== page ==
intended study were cast in accordance with IS 516-1959 [24]. are presented in Table 4. In general, the obtained slump ranges
The proportion adopted was 1:1.45:2.47 with a w/c ratio of 0.36 from 97 mm to 74 mm. Target slump was achieved as per design
and target slump of 75–100 mm. During the process of mixing, ini- for all concrete mixtures, except for 8FRBC mixture. When meta-
tially, the dry ingredients (without fiber) are fed into a mixer of kaolin (0FRBC) was added there was a reduction in slump [18]. This
50 kg capacity. It is then mixed thoroughly for 2 min. Afterwards could be due to the higher surface area possessed by MK which
the measured water and SP is added. Finally, PET bottle fibers are raised the water requirement and lowered the slump.
sprinkled on the concrete mixture and mixed briefly. This ensures Further, on adding RWPBF there was a reduction of slump but
that the fibers do not settle at the bottom of the mixture, instead, no balling or clumping of fibers were observed. Besides, they were
are uniformly distributed in the concrete mixture. In addition, it found to be uniformly distributed within the concrete matrix [12],
also ensures a smooth surface of specimens after casting. Three which subsequently gave a smooth surface on casting. Similar
layers of mixture is filled in cleaned, greased moulds, with each results were reported by Ghernouti et al [26,27]. The lowering of
layer compacted using tamping rods as per IS 516-1959 [24]. The slump value could be attributed to the fibers which causes certain
specimens cast are demoulded after 24hrs and placed in water cur- hindrance to the flow of concrete is present [7]. Also, Pelisser et al
ing till the date of testing under controlled temperature of [28] in his study limited the fiber content to 0.3%, as higher addi-
27° ± 2 °C. Compression test and flexural test were performed tions gave a loss in slump. Hence, from this study it is noted that
[24] at 7 days and 28 days. During compression test, the maximum irrespective of MK content, an increase in RWPBF consequently
load applied and type of failure is noted. The load at failure and the reduced both the slump and workability of concrete.
distance of the crack to the nearest support is measured [24] after
the flexural test. The spilt tensile test is conducted on cylindrical 3.2. Compression test on FRBC
specimens [25] whose load at failure, any unusual appearance
Cubes with dimension 150x150x150mm were tested for com-
pression Fig. 3(a) and the 7 day & 28 day compressive strength
Table 3 results are given in Fig. 2. FRBC displayed an effective improve-
Properties of RWPBF.
ment of compressive strength for a fiber percentage till 0.4%. Bin-
Parameter Value ary cement containing 10% MK increased the compressive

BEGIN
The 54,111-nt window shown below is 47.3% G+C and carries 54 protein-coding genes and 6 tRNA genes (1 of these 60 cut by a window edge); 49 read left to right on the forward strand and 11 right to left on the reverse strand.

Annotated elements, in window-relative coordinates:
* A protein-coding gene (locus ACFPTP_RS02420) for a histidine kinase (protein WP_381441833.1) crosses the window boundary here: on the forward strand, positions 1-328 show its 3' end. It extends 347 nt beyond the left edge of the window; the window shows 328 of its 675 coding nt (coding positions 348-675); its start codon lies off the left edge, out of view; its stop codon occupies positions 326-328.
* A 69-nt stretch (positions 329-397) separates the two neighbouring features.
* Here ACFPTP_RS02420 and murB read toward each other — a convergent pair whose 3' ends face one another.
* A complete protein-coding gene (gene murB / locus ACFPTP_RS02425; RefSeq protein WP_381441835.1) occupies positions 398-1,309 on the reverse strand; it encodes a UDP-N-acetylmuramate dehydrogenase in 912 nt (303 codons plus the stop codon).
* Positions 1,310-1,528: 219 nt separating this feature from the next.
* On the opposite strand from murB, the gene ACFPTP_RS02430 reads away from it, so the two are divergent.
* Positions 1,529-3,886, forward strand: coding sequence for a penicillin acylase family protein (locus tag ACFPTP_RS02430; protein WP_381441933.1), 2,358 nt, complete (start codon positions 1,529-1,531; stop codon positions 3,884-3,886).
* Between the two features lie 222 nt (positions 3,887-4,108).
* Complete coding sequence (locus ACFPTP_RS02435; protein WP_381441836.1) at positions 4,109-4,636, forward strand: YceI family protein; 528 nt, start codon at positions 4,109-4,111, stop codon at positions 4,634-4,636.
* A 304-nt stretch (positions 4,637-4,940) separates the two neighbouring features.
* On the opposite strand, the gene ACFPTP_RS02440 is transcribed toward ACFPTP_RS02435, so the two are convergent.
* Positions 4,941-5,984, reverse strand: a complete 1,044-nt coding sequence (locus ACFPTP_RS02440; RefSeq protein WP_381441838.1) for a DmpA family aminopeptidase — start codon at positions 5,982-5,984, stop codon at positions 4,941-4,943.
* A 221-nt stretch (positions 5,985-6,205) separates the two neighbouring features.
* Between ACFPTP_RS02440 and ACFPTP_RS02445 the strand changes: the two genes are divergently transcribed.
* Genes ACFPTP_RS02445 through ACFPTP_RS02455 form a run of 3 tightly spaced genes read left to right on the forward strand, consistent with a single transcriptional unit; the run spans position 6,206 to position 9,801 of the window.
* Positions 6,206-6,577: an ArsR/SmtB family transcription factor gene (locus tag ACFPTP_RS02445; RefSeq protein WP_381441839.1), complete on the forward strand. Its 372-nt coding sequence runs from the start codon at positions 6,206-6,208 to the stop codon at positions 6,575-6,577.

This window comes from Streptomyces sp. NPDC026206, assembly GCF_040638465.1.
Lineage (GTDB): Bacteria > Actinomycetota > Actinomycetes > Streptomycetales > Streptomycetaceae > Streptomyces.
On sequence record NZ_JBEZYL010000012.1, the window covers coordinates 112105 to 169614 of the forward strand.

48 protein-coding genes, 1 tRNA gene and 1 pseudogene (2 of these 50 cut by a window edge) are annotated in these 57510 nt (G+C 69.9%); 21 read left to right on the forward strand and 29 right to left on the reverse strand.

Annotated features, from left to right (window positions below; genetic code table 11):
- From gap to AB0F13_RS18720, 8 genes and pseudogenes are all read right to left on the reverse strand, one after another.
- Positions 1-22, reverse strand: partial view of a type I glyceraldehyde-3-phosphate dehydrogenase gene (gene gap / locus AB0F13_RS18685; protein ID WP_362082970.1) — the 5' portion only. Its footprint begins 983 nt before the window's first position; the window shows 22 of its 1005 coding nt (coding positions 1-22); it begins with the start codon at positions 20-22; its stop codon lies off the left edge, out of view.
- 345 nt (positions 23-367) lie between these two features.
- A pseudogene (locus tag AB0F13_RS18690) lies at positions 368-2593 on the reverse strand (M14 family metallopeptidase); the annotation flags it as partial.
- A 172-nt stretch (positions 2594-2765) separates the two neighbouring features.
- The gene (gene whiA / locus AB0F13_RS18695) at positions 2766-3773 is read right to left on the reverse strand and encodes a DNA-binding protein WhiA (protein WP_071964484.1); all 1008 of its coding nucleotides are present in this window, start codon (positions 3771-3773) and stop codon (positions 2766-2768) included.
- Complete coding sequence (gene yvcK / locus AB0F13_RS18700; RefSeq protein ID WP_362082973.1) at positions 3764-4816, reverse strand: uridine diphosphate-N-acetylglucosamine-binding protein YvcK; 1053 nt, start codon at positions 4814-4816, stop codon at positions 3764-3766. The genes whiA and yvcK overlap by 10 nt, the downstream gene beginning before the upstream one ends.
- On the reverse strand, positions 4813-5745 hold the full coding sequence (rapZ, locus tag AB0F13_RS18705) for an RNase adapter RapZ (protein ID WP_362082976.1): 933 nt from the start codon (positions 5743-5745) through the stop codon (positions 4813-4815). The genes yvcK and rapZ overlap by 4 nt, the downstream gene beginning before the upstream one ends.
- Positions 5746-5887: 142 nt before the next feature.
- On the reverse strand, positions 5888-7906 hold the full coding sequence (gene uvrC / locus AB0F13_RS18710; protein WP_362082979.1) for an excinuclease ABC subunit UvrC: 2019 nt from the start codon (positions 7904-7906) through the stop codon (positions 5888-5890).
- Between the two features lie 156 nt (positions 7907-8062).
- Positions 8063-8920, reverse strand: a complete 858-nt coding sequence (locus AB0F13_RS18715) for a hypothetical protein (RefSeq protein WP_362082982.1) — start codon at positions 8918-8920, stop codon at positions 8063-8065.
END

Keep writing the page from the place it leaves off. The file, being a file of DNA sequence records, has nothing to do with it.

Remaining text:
Specific Gravity 1.11 strength by 5%. This improvement may be attributed due the pres-
Length (mm) 50 ence of MK, which provides intrinsic properties as suggested by
Dimension (mm) 0.25  2.3 Noroozi et al., Mansour et al. and Wild et al.[13,17,20]. At 0.6
Tensile strength (MPa) 989 and 0.8 fiber percentages, the compressive strength decreased.
Elastic modulus (MPa) 0.705  104
Density (g/cm3) 0.91
For instance, 2FRBC containing 0.2% fiber in binary cement con-
Melting point (°C) 160–170 crete, 3.0% improvement in compressive strength was observed.
Similarly, 4FRBC mix, which contains 0.4% fiber, increment in
strength was 5.36%. A further increase in fiber content to 0.6%
and 0.8% caused 7.4% and 15.3% reduction in strength, respectively.
The failure pattern of 4FRBC specimens are shown in Fig. 3(b)
and it was similar to the failure of the reference concrete specimen.
On inspection of crushed specimens after testing, it is found that

Table 4
Mix nomenclature and slump value.

Mix designation Slump(mm)


CS 97
0FRBC 89
2FRBC 85
4 FRBC 81
6FRBC 80
8FRBC 74
Fig. 2. Cube (compressive) strength values at 7 days and 28 days.

Please cite this article as: L. M. Thomas and S. A. Moosvi, Hardened properties of binary cement concrete with recycled PET bottle fiber: An experimental
study, Materials Today: Proceedings, https://doi.org/10.1016/j.matpr.2020.03.025
4 L.M. Thomas, S.A. Moosvi / Materials Today: Proceedings xxx (xxxx) xxx

Fig. 3. (a) Cube (compressive) test specimens; (b) Cube specimens after testing for compression.

the fibers were well rooted in the concrete matrix. A significant cement concrete 0.4% RWPBF may be added to attain the maxi-
improvement from 7 days to 28 days compressive strength results mum strength. It may be noted that Oliveira et al. [11] suggests
were observed, which demonstrated a clear influence of fibers and an incorporation of 1.5% fiber in mortar to achieve suitable
MK. strength. The specimens for testing the flexural strength were of
length 500 mm and of cross section 100  100 mm (Fig. 5(a)).
Fig. 5(b) depicts the 4FRBC specimens subjected to flexural test.
3.3. Flexural test on FRBC

For the flexural test, prism specimens were subjected to three 3.4. Spilt tensile test on FRBC
point loading system at 7 days and 28 days. It can be inferred from
Fig. 4 that, for a fiber addition of up to 0.4% the flexural strength The results of adding PET bottle fiber in binary cement concrete
increases, beyond which it decreases. are given in Fig. 6. On examining the 28 days strength, split tensile
On adding 0.2% and 0.4% fiber in binary cement concrete, 23.8% strength of 2FRBC mix increased by 20.78% in comparison with
and 35.6% are the increase in 28 day flexural strength. At higher concrete without fiber (0FRBC). Further 0.2% (4FRBC) increment
percentages the flexural strength tends to reduce, which is consis- of the fiber content improved the tensile strength by 11.6%. 4FRBC